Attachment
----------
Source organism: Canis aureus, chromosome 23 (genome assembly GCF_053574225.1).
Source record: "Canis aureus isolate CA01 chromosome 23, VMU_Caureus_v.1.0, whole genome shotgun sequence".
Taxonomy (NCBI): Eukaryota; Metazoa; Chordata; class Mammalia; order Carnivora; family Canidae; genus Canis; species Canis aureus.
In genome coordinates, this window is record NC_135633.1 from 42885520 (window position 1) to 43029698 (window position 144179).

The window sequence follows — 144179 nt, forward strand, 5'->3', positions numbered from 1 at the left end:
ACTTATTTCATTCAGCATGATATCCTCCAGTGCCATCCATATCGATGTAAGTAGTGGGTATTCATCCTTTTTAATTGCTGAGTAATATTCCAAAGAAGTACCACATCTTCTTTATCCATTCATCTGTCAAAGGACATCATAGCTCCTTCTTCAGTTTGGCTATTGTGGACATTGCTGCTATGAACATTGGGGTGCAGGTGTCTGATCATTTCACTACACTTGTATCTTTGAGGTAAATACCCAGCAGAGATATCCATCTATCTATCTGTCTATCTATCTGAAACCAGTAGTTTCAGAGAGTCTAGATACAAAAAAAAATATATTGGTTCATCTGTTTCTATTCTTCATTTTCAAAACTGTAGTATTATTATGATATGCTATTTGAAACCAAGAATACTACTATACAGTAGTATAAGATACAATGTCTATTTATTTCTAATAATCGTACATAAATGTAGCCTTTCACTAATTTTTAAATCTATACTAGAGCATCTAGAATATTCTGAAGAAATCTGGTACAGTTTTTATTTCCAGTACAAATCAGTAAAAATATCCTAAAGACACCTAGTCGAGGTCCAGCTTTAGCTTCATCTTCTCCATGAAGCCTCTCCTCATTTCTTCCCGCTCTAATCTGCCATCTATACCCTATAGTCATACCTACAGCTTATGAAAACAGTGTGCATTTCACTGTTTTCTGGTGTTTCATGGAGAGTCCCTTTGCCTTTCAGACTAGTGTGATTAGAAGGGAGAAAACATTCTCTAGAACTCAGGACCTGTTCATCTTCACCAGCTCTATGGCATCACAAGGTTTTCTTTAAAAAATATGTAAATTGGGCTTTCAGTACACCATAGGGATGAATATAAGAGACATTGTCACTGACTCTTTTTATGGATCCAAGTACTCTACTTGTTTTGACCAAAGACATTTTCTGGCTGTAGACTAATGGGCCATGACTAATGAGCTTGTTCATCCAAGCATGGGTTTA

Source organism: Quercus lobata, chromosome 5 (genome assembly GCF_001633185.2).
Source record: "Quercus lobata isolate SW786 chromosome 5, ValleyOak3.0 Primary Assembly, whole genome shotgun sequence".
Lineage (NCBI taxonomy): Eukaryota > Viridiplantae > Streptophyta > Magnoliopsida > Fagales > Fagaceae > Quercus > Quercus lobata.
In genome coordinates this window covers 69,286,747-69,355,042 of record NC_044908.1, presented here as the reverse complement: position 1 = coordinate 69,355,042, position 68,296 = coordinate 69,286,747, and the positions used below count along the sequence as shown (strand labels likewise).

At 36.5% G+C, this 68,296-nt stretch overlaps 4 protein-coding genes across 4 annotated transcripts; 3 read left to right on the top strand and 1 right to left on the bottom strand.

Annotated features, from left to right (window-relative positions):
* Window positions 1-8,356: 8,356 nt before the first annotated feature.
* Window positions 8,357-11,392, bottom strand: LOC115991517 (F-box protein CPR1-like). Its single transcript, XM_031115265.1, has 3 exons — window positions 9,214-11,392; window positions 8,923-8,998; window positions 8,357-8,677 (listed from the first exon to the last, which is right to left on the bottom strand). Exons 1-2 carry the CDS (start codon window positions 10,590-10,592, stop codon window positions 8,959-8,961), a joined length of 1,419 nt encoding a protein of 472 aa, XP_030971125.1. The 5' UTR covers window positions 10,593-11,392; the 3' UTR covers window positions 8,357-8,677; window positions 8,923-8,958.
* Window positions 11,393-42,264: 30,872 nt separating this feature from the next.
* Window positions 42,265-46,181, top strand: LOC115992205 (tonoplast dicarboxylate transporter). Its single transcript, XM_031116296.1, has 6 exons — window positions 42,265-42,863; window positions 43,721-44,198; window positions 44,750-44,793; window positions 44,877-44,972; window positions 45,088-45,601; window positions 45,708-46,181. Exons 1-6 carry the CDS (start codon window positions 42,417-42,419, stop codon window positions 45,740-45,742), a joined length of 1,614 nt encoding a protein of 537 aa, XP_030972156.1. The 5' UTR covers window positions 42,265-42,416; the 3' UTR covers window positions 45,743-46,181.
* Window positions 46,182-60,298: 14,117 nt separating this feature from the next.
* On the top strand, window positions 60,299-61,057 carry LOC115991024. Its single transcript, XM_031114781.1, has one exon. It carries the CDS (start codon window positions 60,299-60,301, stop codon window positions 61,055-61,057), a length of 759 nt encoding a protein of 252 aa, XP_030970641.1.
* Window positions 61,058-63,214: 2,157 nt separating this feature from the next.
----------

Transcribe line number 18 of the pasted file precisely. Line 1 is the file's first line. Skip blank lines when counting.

* On the top strand, window positions 60,299-61,057 carry LOC115991024. Its single transcript, XM_031114781.1, has one exon. It carries the CDS (start codon window positions 60,299-60,301, stop codon window positions 61,055-61,057), a length of 759 nt encoding a protein of 252 aa, XP_030970641.1.